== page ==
#linuxcnc-devel | Logs for 2016-03-23

[01:13:45] <TanayG_> Hello! I am Tanay (:
[10:14:25] * jepler wishes Nicklas Karlsson and others the best with their ideas, but I don't think the result would be linuxcnc.
[10:15:29] <jepler> (also they should take a careful look at the situation in mach4, where they're seemingly having a real struggle after deciding to move all the realtime stuff into micros, fpgas & whatnot, to avoid those mistakes)
[10:16:54] <cradek> that sounds like the same answer as every time someone has that same idea
[10:37:11] <mozmck> The communications delays between Mach3 and hardware is a very real problem.
[10:37:32] <mozmck> I haven't used Mach4, but it doesn't sound like it is much better.
[10:54:22] <cradek> do you think the "very real" problems are fundamental (bad design) or accidental (just bugs)?
[10:58:58] <jepler> I don't know. Most of my knowledge comes from when I can't resist clicking on the mach-related links that skunkworks gives us now and then, which I'm sure reflect the worst bits and not the typical bits..
[11:03:27] <skunkworks> Guilty
[11:03:34] <mozmck> :-)
[11:03:59] <mozmck> I think the problems are fundamental. At least with Mach3 and the ESS, communication happens only about every 100ms
[11:04:34] <skunkworks> and it buffers seconds worth of motion
[11:04:47] <mozmck> So the ESS (and other hardware solutions) must implement homing, limits, etc.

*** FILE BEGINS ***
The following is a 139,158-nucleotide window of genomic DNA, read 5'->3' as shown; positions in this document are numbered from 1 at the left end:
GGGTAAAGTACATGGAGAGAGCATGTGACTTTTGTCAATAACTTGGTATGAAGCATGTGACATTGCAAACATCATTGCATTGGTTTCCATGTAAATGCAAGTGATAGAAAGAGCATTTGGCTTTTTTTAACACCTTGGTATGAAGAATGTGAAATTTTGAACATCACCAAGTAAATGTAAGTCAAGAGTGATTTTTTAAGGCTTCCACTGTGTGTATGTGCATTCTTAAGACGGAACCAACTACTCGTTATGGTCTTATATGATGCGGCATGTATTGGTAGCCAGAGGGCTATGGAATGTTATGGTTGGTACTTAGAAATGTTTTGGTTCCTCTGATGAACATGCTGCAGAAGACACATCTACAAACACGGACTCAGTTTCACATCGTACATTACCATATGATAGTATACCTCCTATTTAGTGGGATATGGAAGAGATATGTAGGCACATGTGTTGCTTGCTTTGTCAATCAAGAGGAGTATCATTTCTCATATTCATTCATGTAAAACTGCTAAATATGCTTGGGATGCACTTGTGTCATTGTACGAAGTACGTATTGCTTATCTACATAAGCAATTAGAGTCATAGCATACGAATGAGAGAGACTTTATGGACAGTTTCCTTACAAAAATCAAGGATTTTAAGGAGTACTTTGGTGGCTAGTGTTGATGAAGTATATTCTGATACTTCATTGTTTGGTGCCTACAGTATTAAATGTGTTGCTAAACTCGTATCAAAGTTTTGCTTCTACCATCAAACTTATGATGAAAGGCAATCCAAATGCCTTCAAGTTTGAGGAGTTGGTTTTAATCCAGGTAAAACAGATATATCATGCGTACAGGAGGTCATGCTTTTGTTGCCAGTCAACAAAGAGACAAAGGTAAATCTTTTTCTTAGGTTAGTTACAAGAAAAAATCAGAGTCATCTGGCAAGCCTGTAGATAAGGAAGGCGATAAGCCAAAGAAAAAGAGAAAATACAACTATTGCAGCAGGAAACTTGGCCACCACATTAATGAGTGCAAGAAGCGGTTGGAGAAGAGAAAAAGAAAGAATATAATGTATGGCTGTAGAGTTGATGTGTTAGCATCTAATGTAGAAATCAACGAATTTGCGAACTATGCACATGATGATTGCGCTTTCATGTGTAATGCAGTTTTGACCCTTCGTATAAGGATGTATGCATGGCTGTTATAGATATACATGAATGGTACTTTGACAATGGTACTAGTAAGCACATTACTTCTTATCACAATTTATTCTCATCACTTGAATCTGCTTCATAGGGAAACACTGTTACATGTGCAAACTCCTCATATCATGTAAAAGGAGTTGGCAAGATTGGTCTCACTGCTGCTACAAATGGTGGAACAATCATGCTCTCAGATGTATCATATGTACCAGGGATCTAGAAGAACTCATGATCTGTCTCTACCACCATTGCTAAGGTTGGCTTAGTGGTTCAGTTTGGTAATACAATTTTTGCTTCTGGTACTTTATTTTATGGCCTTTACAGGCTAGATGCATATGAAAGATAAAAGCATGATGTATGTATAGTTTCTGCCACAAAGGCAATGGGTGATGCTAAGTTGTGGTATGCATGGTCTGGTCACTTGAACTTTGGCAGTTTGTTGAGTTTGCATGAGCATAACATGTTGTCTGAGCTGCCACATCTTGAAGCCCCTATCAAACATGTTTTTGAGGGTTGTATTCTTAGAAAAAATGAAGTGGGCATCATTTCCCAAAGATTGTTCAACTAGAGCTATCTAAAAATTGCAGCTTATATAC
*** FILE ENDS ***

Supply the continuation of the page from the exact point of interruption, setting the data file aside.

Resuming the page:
[11:05:34] <skunkworks> seems there could be a way to send an abort that circumvents the buffered data - which may be what mach4 is supposed to fix. That has to all be done in the hardware though..
[11:05:35] <mozmck> If you need something else realtime - it has to be implemented in the hardware.
[11:05:46] <cradek> it seems like the worst bit is how what features you get and the quality of their implementation depends on whose hardware you buy
[11:06:01] <mozmck> There is an abort, but again - it might take 100ms to get there.
[11:06:04] <cradek> what if one vendor has the best homing and another has the best threading? you have to pick I guess.
[11:06:48] <jepler> just have a big knife switch you throw after homing to switch to the other board
[11:07:02] <mozmck> Yes, and it seems like Mach4 will be very much the same in that regard. I did hear that the communication cycle can be sped up a lot, but it's still not realtime.